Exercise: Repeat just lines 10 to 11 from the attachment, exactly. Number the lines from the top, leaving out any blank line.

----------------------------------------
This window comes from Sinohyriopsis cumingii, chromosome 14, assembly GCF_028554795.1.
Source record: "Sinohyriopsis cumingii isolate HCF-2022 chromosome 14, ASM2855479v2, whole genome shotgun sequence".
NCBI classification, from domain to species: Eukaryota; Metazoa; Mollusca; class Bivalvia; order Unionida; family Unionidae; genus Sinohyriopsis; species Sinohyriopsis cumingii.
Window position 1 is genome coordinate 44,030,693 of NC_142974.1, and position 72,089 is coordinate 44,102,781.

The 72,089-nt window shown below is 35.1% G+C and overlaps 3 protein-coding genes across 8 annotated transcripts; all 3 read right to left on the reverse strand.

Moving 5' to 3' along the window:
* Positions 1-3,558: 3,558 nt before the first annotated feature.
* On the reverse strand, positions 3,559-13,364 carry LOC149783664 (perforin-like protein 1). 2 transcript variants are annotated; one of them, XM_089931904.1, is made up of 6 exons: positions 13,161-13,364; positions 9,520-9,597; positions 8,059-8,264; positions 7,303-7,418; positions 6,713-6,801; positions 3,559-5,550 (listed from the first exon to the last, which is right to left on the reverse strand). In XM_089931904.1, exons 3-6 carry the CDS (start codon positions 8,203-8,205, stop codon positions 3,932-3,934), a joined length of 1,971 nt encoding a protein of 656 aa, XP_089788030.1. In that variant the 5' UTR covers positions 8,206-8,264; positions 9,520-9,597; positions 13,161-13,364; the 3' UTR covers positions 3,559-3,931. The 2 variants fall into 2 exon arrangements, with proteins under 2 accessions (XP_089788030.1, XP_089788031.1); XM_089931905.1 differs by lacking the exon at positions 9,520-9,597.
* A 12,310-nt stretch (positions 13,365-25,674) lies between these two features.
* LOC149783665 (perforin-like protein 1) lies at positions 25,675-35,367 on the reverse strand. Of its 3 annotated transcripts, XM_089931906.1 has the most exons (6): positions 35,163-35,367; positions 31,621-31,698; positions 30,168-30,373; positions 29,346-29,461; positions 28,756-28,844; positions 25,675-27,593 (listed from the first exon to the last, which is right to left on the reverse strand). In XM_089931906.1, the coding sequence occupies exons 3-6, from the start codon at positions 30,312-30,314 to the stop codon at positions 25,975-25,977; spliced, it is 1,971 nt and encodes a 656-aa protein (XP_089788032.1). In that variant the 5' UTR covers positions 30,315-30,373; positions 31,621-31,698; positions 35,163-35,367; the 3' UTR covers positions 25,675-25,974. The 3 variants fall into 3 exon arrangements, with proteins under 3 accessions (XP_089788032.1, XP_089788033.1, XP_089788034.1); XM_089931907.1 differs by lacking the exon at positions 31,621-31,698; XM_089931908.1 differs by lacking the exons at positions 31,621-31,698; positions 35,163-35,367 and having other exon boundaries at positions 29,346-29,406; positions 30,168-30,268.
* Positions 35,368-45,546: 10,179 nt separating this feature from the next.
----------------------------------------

* LOC149783665 (perforin-like protein 1) lies at positions 25,675-35,367 on the reverse strand. Of its 3 annotated transcripts, XM_089931906.1 has the most exons (6): positions 35,163-35,367; positions 31,621-31,698; positions 30,168-30,373; positions 29,346-29,461; positions 28,756-28,844; positions 25,675-27,593 (listed from the first exon to the last, which is right to left on the reverse strand). In XM_089931906.1, the coding sequence occupies exons 3-6, from the start codon at positions 30,312-30,314 to the stop codon at positions 25,975-25,977; spliced, it is 1,971 nt and encodes a 656-aa protein (XP_089788032.1). In that variant the 5' UTR covers positions 30,315-30,373; positions 31,621-31,698; positions 35,163-35,367; the 3' UTR covers positions 25,675-25,974. The 3 variants fall into 3 exon arrangements, with proteins under 3 accessions (XP_089788032.1, XP_089788033.1, XP_089788034.1); XM_089931907.1 differs by lacking the exon at positions 31,621-31,698; XM_089931908.1 differs by lacking the exons at positions 31,621-31,698; positions 35,163-35,367 and having other exon boundaries at positions 29,346-29,406; positions 30,168-30,268.
* Positions 35,368-45,546: 10,179 nt separating this feature from the next.